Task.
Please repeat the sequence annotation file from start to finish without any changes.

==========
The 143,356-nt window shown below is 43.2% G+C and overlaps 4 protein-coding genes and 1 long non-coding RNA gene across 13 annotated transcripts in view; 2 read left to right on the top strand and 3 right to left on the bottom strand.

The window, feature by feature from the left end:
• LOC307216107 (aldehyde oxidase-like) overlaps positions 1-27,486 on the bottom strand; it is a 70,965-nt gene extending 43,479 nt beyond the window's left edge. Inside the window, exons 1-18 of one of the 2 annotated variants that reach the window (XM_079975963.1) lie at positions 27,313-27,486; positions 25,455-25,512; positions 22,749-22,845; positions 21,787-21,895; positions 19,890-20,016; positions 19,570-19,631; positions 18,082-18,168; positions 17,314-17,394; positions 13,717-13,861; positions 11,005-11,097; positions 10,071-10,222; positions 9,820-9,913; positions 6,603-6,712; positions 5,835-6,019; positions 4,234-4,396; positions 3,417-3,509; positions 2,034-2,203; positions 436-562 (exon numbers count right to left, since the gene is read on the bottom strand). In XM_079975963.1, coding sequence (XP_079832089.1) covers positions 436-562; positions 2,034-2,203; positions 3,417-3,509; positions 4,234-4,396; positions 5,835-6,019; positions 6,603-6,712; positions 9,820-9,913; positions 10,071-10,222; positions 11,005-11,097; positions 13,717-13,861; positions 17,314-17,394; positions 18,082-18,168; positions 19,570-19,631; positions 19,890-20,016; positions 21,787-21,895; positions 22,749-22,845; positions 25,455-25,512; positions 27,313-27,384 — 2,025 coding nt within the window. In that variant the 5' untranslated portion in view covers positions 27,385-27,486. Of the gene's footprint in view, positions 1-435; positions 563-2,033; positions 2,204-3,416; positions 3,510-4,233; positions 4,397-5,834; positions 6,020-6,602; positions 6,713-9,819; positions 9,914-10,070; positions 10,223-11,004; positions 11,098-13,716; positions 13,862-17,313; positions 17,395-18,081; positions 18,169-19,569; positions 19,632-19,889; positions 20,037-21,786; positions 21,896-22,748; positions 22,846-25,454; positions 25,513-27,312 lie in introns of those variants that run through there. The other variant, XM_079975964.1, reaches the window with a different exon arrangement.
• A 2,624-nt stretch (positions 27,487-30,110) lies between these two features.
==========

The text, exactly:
The 143,356-nt window shown below is 43.2% G+C and overlaps 4 protein-coding genes and 1 long non-coding RNA gene across 13 annotated transcripts in view; 2 read left to right on the top strand and 3 right to left on the bottom strand.

The window, feature by feature from the left end:
• LOC307216107 (aldehyde oxidase-like) overlaps positions 1-27,486 on the bottom strand; it is a 70,965-nt gene extending 43,479 nt beyond the window's left edge. Inside the window, exons 1-18 of one of the 2 annotated variants that reach the window (XM_079975963.1) lie at positions 27,313-27,486; positions 25,455-25,512; positions 22,749-22,845; positions 21,787-21,895; positions 19,890-20,016; positions 19,570-19,631; positions 18,082-18,168; positions 17,314-17,394; positions 13,717-13,861; positions 11,005-11,097; positions 10,071-10,222; positions 9,820-9,913; positions 6,603-6,712; positions 5,835-6,019; positions 4,234-4,396; positions 3,417-3,509; positions 2,034-2,203; positions 436-562 (exon numbers count right to left, since the gene is read on the bottom strand). In XM_079975963.1, coding sequence (XP_079832089.1) covers positions 436-562; positions 2,034-2,203; positions 3,417-3,509; positions 4,234-4,396; positions 5,835-6,019; positions 6,603-6,712; positions 9,820-9,913; positions 10,071-10,222; positions 11,005-11,097; positions 13,717-13,861; positions 17,314-17,394; positions 18,082-18,168; positions 19,570-19,631; positions 19,890-20,016; positions 21,787-21,895; positions 22,749-22,845; positions 25,455-25,512; positions 27,313-27,384 — 2,025 coding nt within the window. In that variant the 5' untranslated portion in view covers positions 27,385-27,486. Of the gene's footprint in view, positions 1-435; positions 563-2,033; positions 2,204-3,416; positions 3,510-4,233; positions 4,397-5,834; positions 6,020-6,602; positions 6,713-9,819; positions 9,914-10,070; positions 10,223-11,004; positions 11,098-13,716; positions 13,862-17,313; positions 17,395-18,081; positions 18,169-19,569; positions 19,632-19,889; positions 20,037-21,786; positions 21,896-22,748; positions 22,846-25,454; positions 25,513-27,312 lie in introns of those variants that run through there. The other variant, XM_079975964.1, reaches the window with a different exon arrangement.
• A 2,624-nt stretch (positions 27,487-30,110) lies between these two features.